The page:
GAEA: Concerto for Amplified Viola and Chamber Orchestra

Premiered May 25, 2023

Miller Theatre at Columbia University
Jessica Meyer, composer & violist
The Orchestra of the League of Composers
Louis Karchin, Music Director and Conductor

Commissioned by the Orchestra of the League of Composers


Solo Viola

Clarinet in B-flat
Bass Clarinet

Horn in F
Trumpet in B-flat

Percussion 1 (timpani, bass drum *shared with Perc 2*, sus cymbal, wood block)

Percussion 2 (2 metal “anvil” pipes, bowed vibraphone, marimba, snare drum, glockenspiel, tam-tam, bass drum)

Violin 1
Violin 2
Bass (with C extension)

Viola/piano version available Fall 2024


I have wanted to write a viola concerto for myself for some time now. The biggest challenge for any violist is the constant struggle to acoustically compete with more “dimensionally correct” instruments like the violin and cello. It has long been known that if the viola were acoustically the proper size for its range, it would be too large to play like a violin but still too small to play like a cello. Usually, when a violist is in a solo role in front of an ensemble, one is playing fairly close to the bridge at all times just to be heard against the ensemble – even when a composer has taken great care to make the appropriate orchestrational choices.

When I started writing for myself and loop pedal after years of performing acoustic contemporary music, I discovered an entire vocabulary of fragile colors and expressive sounds simply because I was amplified. This concerto for amplified viola marries the wealth of colors and gestures spectral composers have developed throughout the 20th century, while also incorporating the virtuosity of baroque string playing, to tell the story of Gaea.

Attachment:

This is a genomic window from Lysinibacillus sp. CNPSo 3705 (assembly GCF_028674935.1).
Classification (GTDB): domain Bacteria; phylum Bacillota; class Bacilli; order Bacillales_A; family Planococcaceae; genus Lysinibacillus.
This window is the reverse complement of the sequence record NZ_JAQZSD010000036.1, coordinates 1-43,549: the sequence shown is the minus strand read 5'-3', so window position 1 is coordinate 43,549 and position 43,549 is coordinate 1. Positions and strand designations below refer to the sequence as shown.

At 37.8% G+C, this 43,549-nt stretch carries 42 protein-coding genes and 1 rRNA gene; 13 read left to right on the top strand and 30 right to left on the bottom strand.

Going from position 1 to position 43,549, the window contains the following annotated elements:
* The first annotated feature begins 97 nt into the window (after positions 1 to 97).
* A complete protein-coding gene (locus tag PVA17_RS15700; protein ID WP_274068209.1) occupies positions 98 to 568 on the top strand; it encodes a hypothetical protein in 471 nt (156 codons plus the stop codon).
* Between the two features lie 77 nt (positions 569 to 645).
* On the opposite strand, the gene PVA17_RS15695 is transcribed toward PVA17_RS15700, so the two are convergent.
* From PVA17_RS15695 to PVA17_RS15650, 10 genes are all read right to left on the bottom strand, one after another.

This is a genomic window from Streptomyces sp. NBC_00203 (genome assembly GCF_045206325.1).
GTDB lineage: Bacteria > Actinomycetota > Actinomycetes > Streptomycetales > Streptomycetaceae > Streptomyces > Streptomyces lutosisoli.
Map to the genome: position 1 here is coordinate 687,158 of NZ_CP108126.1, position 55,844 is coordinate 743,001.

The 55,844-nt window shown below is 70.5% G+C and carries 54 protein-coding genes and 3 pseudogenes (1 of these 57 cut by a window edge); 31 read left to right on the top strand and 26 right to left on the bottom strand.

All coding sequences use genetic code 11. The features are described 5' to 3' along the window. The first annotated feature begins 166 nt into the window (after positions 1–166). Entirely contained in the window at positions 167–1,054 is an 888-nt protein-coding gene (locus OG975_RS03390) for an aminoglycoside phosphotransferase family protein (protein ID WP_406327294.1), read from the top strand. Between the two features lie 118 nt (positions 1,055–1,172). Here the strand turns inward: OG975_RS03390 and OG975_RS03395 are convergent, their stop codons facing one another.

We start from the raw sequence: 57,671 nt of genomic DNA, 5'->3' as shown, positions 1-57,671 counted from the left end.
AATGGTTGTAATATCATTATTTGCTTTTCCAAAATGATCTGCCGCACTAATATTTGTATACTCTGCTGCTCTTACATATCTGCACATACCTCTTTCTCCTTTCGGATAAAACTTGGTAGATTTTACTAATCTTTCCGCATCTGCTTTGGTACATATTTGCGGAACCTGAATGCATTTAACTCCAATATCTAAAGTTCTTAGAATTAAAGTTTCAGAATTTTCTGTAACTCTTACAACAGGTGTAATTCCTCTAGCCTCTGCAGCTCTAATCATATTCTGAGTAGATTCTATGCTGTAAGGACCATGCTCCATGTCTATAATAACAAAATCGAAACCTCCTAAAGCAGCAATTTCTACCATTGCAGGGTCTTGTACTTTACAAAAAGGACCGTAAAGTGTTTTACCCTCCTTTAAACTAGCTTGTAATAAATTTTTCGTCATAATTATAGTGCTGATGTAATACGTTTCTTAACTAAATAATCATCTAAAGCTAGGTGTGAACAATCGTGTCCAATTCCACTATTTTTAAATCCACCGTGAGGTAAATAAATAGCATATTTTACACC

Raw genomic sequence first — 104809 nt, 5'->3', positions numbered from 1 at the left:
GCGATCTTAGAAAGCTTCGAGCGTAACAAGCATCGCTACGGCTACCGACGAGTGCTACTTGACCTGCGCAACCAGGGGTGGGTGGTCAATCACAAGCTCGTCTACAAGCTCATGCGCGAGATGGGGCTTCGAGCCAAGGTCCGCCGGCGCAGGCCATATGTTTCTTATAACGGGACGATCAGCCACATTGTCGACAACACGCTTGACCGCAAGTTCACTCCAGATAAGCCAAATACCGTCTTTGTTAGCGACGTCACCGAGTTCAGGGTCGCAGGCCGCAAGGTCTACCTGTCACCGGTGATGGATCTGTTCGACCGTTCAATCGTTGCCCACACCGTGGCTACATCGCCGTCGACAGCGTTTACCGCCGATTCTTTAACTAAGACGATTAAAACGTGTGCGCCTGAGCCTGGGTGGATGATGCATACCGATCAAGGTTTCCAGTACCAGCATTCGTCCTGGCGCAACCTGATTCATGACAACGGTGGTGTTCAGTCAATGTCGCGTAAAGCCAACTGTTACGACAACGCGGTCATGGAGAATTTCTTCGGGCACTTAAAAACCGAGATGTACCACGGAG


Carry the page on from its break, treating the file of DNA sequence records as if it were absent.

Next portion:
According to Hesiod’s version of Greek Mythology, Gaea was the goddess of the Earth and one of the primordial deities born at the dawn of creation (Chaos). All the heavenly gods were descended from her through her union with Uranus, but he was so jealous of his offspring (the Titans, the Cyclops, and the Hecatoncheires) that he kept shoving them back into Gaea’s womb. In great pain, she asks her children for help and Cronus comes to her aid to maim his father. Uranus’ blood falls into the sea and the goddess Aphrodite is born from the foam over the water where it fell. She rises from the waves on her shell and sails to the shore of the island of Cythera, introduced to the world with great fanfare.

Deep thanks to Louis Karchin and Lois Martin for their advocacy and to the fabulous musicians in the Orchestra of the League of Composers who have made new music in New York great for many years.